Peterborough dog owners warned of dangerous seasonal illness affecting pets

As autumn is drawing in, it’s not just colder temperatures Peterborough dog owners need to be aware of, but a deadly illness that becomes rife at this time of year.

Bobby the sprocker spaniel.
Bobby the sprocker spaniel.

Seasonal canine illness (SCI) is a life-threatening illness which becomes more prevalent between August and November.

While little is known about the condition, it tends to affect dogs that have been walked in a wooded area up to three days before becoming ill.

According to emergency vet care provider Vets Now, the first case of SCI was reported in 2010 after dogs had been walked in woodland in the Sandringham estate in Norfolk.

Steve Johnson with Bobby.

Since then, cases appear to be most prevalent in Lincolnshire, East Anglia, Nottinghamshire and Warwickshire.

Raquel Amils-Arnal, video vet at Vets Now’s Peterborough clinic, said: “The cause of SCI in dogs has been the subject of vigorous debate and research, but it remains unknown.

“Theories have ranged from allergic reactions to mushrooms (which has now been discounted), algae or agricultural chemicals to infections from harvest mites.

“The reason for this is many of the dogs struck down by SCI have been infested with the tiny insects.”

It can be difficult for vets to make a definitive diagnosis of SCI, partly because so little is known about the condition and partly because the symptoms of the disease are so similar to many other conditions affecting dogs.

If your dog is hospitalised, they may be placed on a drip and given intravenous fluid, and prescribed anti-sickness medicine and, in rare cases, antimicrobials.

Raquel said: “It’s likely your vet will also take steps to rule out other causes.

“This may involve carrying out tests including radiographs, ultrasound, haematology and biochemistry blood tests, and urine and/or faecal tests.

“If harvest mites are present, then your vet may also prescribe treatment to eliminate them.”

Raquel advised dog owners to be vigilant and use a lead during woodland walks, as well as keeping your dog well hydrated, closely monitoring him for mites and raising awareness of SCI by telling others about the disease.

If you’re concerned contact your vet straight away or, if it’s out of hours, your nearest Vets Now pet emergency service.

Steve Johnson and his partner Becky Soutar know all too well how dangerous SCI can be, as their dog Bobby fell dangerously poorly with the illness last month.

The eight-month-old sprocker (a Springer/Cocker Spaniel-cross) came to live with the couple just before lockdown back in March, and Steve said he settled in straight away.

A typically lively spaniel, Bobby is full of energy and loves meeting new people, which is why it was such a shock to see him fall ill.

Steve said: “I got up with him at around 7.15am and he was fine to start with, but within half an hour he was vomiting and had terrible diarrhoea, and he was laid on the floor with muscle tremors. He was off his food too, which was very unlike him.”

Steve and Becky considered waiting a while to see if he perked up, but he was in a lot of pain so they phoned a Veterinary Centre, and were told to bring him in right away.

An inquisitive and friendly puppy, Steve said that Bobby normally can’t wait to meet new people but was just laid morosely in their car when they had their initial consultation in the car park and they knew it was serious.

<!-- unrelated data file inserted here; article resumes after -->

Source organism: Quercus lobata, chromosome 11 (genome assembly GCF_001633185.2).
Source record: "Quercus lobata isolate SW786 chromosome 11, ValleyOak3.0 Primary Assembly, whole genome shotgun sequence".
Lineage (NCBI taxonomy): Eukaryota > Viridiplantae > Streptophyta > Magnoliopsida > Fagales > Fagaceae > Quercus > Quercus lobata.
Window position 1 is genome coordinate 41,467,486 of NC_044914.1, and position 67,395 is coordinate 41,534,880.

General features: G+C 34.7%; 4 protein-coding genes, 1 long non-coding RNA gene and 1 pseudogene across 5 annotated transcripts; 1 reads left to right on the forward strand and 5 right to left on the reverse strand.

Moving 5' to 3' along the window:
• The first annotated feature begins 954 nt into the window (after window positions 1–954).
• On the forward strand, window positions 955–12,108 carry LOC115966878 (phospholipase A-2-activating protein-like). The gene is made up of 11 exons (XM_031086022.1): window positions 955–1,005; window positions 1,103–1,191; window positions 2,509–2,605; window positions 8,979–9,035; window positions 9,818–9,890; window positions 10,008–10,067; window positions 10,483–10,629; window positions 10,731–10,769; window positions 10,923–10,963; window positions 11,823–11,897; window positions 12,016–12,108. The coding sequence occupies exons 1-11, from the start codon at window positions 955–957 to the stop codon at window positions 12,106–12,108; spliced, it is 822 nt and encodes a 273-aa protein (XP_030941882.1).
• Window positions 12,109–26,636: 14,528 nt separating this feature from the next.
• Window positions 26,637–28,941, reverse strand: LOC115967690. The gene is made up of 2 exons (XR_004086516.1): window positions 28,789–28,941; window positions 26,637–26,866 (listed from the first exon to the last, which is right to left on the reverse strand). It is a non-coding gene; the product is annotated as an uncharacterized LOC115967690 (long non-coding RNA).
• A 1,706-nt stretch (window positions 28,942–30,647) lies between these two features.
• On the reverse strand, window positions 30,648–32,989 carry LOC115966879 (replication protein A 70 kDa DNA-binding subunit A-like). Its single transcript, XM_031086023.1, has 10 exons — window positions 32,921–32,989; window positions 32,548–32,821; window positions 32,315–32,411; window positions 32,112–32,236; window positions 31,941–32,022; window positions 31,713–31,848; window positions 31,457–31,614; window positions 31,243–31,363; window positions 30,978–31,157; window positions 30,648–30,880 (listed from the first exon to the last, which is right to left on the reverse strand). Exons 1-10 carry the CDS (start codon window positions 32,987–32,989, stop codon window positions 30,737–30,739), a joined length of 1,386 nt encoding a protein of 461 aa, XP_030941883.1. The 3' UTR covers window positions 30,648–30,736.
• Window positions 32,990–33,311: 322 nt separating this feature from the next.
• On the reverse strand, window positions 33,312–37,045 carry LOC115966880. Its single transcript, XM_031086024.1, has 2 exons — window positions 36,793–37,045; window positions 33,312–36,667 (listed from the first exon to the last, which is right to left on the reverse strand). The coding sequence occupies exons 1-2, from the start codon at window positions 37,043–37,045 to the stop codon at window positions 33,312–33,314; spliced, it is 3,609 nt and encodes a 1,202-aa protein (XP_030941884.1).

“Initially they thought it might be a gastroential problem, but within a few hours we were asked if he’d been walked in any woods lately, and as he had, we were told it could be seasonal canine illness as they had another dog with the same symptoms.”

As there is no test for SCI, Bobby was put on a drip overnight and given anti-sickness medication, and before long was sent to recover at home as he would be more comfortable there.

Thankfully, within a couple of days of eating his favourite foods, Bobby regained his strength and is now back to his normal bouncy self.

Steve said he’s so glad they contacted their vet as soon as they did, and urged anyone whose dog was displaying any symptoms to take them to their vet straight away.

“If your dog seems out of character, contact your vet quickly.

“We would have regretted it if we’d have left it any longer to get him seen, especially after reading stories online about people who’d waited overnight to see if their dog got better.

“The best thing to do is to get them seen.”

What is seasonal canine illness?

SCI is a rare illness which typically occurs in the autumn months between August to November.

The key symptoms of SCI are vomiting, diarrhoea and tiredness within 72 hours of being in a woodland area, and can affect any dog of any size, shape, age or gender.

Unfortunately as very little is known of SCI, there is no specific cure. However, some of the symptoms can be alleviated, which means that if your dog receives vet attention, quickly most will recover from SCI.

In some rare cases, SCI has been known to be very severe and sadly some dogs don’t survive.

The illness is very rare and according to the Animal Health Trust, there has been a decrease in fatal cases since 2010. However, the exact number of cases is unknown because there is no known cause.

To reduce the risk of SCI, dog owners should be sure to closely monitor their dog after they have been on a woodland walk.

As research suggests that harvest mites are commonly seen in dogs suffering from SCI, use preventative spray against mites before you walk your dog.

If you suspect that your dog is exhibiting signs of SCI, you should contact your vet immediately, especially if he has been to a wooded area within 72 hours.

(source: Blue Cross)